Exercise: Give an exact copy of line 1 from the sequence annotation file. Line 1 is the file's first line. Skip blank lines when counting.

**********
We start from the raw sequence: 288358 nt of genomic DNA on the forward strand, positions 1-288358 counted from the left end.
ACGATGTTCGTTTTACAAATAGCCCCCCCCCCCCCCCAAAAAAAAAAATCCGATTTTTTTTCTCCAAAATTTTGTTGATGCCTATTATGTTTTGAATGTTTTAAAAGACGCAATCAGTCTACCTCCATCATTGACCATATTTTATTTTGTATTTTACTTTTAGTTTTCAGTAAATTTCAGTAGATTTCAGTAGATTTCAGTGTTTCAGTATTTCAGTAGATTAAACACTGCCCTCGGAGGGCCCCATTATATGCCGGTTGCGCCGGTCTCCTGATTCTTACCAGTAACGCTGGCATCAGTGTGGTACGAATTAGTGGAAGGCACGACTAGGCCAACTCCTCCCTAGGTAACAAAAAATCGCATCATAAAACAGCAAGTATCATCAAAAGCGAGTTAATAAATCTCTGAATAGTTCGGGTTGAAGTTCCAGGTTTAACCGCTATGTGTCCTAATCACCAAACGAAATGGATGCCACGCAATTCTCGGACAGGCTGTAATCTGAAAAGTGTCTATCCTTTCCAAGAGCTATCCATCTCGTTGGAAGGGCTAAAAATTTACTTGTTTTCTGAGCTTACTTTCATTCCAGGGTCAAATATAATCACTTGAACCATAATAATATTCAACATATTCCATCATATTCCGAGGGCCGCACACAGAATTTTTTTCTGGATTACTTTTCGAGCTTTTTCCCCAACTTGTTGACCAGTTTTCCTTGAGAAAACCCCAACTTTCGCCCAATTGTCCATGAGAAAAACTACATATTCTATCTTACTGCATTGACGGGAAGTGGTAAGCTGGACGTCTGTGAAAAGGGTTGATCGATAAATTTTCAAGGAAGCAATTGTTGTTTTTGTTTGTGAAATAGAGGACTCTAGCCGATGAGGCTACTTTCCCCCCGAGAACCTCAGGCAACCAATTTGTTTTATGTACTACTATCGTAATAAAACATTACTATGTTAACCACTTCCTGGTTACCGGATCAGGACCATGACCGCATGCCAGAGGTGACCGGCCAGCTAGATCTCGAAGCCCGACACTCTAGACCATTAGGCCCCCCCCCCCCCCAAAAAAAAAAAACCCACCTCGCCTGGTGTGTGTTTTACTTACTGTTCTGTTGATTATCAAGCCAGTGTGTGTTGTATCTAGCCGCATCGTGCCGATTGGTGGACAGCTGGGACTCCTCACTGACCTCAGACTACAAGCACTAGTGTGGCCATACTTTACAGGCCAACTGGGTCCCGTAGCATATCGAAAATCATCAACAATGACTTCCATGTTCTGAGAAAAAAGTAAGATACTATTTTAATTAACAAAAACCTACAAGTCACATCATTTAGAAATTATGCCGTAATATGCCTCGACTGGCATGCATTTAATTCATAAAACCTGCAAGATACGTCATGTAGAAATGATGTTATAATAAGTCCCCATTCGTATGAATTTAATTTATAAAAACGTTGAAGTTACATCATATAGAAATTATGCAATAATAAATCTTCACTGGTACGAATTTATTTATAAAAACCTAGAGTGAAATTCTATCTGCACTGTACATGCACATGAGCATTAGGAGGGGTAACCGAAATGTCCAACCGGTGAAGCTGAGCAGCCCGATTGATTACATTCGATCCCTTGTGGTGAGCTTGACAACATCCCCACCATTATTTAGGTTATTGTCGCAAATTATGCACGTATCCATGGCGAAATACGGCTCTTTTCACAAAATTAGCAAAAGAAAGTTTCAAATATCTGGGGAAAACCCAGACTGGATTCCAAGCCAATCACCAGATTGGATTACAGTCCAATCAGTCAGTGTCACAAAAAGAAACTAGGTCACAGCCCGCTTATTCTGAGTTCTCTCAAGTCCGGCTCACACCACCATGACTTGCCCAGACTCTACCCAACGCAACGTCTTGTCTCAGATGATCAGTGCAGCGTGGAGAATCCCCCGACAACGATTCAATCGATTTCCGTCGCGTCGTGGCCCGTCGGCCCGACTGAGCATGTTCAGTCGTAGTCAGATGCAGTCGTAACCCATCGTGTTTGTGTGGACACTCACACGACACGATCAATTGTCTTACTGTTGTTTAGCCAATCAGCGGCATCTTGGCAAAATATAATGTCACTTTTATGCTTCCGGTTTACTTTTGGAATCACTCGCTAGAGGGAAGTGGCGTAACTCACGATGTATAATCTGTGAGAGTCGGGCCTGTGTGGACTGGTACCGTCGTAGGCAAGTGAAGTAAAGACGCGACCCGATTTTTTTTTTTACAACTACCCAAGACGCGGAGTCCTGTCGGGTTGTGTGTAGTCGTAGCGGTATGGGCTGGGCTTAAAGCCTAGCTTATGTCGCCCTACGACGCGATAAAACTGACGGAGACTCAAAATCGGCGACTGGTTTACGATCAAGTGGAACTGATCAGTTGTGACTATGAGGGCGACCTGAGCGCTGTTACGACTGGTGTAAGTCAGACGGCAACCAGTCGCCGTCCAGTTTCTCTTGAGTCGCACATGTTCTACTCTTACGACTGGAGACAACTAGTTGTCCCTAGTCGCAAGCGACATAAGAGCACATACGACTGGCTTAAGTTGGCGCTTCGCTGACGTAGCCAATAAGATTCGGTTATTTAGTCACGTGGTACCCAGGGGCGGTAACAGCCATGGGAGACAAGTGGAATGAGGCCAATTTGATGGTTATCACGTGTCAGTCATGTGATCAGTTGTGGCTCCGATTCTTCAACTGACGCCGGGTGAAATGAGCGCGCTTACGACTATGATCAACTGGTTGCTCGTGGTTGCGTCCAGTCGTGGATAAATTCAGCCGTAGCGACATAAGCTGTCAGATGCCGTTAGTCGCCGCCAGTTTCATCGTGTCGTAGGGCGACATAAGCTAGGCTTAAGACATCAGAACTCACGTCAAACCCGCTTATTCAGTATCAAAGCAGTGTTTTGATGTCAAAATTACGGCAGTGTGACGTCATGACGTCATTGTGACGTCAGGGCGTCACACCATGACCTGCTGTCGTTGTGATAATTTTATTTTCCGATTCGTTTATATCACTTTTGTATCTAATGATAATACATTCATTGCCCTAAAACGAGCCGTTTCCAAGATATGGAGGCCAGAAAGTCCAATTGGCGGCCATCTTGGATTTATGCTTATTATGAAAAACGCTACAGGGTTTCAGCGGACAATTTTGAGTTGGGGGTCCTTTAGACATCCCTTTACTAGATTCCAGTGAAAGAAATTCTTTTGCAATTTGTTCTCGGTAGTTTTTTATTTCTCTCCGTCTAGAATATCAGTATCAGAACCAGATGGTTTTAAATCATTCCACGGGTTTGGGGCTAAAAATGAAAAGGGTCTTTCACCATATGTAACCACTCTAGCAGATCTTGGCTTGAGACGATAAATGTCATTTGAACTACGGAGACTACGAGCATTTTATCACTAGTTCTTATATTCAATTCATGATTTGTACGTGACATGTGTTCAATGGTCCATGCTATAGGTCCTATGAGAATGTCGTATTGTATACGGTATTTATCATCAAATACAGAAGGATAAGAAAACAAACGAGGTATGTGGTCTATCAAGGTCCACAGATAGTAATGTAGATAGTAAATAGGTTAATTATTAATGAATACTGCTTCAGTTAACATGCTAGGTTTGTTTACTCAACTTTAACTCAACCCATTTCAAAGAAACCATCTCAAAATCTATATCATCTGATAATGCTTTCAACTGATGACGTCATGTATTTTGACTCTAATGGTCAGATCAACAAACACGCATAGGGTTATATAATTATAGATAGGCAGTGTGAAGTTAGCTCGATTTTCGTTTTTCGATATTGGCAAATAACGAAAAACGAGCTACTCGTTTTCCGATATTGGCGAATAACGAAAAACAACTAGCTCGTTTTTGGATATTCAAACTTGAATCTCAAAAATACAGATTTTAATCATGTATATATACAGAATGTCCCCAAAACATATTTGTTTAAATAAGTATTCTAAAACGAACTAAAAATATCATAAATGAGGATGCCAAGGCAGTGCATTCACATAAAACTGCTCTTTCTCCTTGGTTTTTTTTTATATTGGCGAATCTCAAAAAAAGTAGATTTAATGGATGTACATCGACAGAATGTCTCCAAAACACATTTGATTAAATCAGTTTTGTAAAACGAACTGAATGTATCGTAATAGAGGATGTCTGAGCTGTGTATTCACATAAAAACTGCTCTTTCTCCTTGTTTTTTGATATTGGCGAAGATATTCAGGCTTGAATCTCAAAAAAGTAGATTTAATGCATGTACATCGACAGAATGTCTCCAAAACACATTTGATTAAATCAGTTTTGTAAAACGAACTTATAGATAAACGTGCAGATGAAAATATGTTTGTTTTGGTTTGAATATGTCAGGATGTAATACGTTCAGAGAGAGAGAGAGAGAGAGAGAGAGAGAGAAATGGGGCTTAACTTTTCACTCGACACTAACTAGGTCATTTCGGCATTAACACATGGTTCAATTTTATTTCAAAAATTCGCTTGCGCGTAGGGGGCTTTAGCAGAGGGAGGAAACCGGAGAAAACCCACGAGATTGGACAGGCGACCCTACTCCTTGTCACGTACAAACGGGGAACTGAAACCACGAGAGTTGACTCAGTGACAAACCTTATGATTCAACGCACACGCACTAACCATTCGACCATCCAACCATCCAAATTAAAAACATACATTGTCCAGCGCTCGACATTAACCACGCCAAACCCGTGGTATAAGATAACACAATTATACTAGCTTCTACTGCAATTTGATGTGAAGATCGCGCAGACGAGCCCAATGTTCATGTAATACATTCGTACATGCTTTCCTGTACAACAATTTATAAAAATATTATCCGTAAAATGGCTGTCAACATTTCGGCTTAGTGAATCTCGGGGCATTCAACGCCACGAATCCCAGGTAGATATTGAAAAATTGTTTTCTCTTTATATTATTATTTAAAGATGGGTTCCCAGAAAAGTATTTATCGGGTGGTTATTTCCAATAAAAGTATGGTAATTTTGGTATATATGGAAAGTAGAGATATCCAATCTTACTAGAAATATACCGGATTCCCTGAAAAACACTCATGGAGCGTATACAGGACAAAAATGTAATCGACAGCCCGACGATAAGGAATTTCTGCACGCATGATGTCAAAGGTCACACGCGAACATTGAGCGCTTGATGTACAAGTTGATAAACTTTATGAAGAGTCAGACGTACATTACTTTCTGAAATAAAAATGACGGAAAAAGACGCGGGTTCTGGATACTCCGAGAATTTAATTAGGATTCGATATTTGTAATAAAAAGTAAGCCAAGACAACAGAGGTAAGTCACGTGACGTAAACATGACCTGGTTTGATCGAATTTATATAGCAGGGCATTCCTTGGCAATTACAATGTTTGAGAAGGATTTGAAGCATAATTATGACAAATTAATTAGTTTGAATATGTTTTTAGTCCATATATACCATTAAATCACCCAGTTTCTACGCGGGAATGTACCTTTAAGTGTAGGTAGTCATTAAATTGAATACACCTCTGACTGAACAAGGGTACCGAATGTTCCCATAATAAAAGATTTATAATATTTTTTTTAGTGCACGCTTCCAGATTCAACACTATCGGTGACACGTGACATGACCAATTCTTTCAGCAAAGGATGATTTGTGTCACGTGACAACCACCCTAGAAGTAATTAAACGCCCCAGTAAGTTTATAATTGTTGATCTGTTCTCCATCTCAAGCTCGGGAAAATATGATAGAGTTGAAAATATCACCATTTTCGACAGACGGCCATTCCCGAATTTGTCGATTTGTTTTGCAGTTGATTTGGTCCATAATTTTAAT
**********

We start from the raw sequence: 288358 nt of genomic DNA on the forward strand, positions 1-288358 counted from the left end.